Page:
“We’re going to lean on young players beyond our prospects, not just in trades, but also to provide organizational depth and also to serve as the next generation, the next infusion of talent at the appropriate time.

“But it’s a process. There’s going to be a lot of ups and downs in development for all these guys. And we have a ton of faith in our player development operation to help these guys along the way.”

So Ian Happ will start the season one phone call away at Triple-A Iowa and see if some combination of injuries and his switch-hitting skills and defensive versatility gets him to the North Side at some point. Or used as a trade chip for pitching, the way third baseman Jeimer Candelario and catcher Victor Caratini appear to be blocked.

Joe Maddon already compared Eloy Jimenez – who can’t legally buy a beer in Wrigleyville yet – to a young Miguel Cabrera or Edgar Martinez. The Cubs are practically begging for someone like Eddie Butler to pitch his way into the 2018 rotation.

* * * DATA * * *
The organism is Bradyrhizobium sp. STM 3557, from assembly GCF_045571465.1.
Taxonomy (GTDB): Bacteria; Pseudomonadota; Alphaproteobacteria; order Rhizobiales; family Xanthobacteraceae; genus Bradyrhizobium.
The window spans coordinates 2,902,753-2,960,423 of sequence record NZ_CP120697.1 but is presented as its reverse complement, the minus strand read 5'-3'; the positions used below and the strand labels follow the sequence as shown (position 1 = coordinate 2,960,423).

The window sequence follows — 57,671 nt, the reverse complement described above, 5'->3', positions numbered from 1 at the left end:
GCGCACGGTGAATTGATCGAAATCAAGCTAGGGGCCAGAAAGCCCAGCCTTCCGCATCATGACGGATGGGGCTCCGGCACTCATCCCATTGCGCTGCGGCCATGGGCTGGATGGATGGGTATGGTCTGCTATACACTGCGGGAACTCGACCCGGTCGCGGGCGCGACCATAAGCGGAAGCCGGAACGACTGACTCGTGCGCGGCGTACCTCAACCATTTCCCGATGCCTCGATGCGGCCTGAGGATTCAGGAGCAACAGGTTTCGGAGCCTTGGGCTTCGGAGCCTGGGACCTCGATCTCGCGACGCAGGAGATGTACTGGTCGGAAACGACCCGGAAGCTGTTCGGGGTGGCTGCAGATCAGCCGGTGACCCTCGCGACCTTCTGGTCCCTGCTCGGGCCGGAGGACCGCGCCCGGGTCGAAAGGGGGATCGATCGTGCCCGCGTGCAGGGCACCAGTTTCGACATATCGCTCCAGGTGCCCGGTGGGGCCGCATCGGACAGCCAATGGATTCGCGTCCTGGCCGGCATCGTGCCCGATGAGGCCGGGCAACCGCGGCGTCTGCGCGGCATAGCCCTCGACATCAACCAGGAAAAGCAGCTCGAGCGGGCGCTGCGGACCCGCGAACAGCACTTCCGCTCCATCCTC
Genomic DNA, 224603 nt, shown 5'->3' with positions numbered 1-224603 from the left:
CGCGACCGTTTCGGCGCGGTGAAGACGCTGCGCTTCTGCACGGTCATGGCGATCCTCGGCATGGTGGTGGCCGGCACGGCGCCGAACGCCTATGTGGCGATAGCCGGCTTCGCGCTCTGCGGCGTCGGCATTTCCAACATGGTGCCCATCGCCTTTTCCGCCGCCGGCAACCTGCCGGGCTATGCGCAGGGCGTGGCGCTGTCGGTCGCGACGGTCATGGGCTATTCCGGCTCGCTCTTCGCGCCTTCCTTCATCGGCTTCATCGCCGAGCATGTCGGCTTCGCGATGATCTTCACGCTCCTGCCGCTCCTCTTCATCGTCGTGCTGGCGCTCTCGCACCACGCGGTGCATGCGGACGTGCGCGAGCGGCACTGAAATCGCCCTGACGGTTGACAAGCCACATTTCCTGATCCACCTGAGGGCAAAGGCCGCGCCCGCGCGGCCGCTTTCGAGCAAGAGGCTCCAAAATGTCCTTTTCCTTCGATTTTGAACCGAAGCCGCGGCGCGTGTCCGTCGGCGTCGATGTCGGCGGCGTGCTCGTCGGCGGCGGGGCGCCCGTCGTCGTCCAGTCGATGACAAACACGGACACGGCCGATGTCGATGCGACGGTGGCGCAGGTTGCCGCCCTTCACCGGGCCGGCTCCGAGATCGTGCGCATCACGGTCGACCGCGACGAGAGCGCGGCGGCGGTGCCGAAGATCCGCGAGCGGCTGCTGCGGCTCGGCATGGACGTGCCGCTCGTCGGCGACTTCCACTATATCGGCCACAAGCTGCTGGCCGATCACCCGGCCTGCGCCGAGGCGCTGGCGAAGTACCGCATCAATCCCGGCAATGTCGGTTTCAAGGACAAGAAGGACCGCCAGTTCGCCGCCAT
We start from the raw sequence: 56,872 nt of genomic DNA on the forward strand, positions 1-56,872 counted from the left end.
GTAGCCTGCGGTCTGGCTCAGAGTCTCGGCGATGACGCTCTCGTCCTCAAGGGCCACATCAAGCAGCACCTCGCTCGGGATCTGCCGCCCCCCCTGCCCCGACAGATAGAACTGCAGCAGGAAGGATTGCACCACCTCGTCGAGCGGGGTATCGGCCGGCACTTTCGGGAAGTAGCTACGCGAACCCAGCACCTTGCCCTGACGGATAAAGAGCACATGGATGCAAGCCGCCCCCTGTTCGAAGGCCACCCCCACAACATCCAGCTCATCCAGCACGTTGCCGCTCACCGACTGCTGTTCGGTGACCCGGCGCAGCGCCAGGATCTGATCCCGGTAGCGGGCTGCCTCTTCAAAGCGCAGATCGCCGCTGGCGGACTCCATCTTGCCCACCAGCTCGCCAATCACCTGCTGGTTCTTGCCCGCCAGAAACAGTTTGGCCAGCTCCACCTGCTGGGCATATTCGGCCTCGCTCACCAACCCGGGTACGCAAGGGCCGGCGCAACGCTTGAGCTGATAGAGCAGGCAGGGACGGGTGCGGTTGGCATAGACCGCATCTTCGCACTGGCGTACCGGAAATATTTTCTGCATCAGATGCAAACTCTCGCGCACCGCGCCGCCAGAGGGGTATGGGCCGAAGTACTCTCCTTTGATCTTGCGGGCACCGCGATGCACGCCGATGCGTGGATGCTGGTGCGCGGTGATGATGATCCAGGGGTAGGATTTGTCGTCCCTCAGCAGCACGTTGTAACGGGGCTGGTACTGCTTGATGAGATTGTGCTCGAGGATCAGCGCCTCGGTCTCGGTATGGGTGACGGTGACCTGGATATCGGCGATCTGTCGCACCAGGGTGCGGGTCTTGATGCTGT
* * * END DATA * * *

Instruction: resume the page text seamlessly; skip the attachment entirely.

By Monday morning, when the full squad reconvenes after a weekend trip to Las Vegas, the Cubs could start making cuts and shaping their Opening Night roster. But the Cubs are going to need so much more than the 25 players who will be introduced next Sunday at Busch Stadium. Maddon used 26 pitchers and 149 different lineups last season. This is “Where It Happens.”

“If this particular group of youngsters were in a different organization that had a greater need right now, you’d probably hear a lot more about these guys,” Maddon said. “But the fact that they’re stuck behind a Bryant and a Russell and a Javy (Baez) and a Rizzo and a (Willson) Contreras and a Schwarber, et cetera, et cetera, it becomes more difficult to really push or project upon these guys.

“But I think these young guys have gone about their business really well. If it’s bothering them or if they’re concerned about that, they’re not showing that. I think they’ve put their best foot forward.”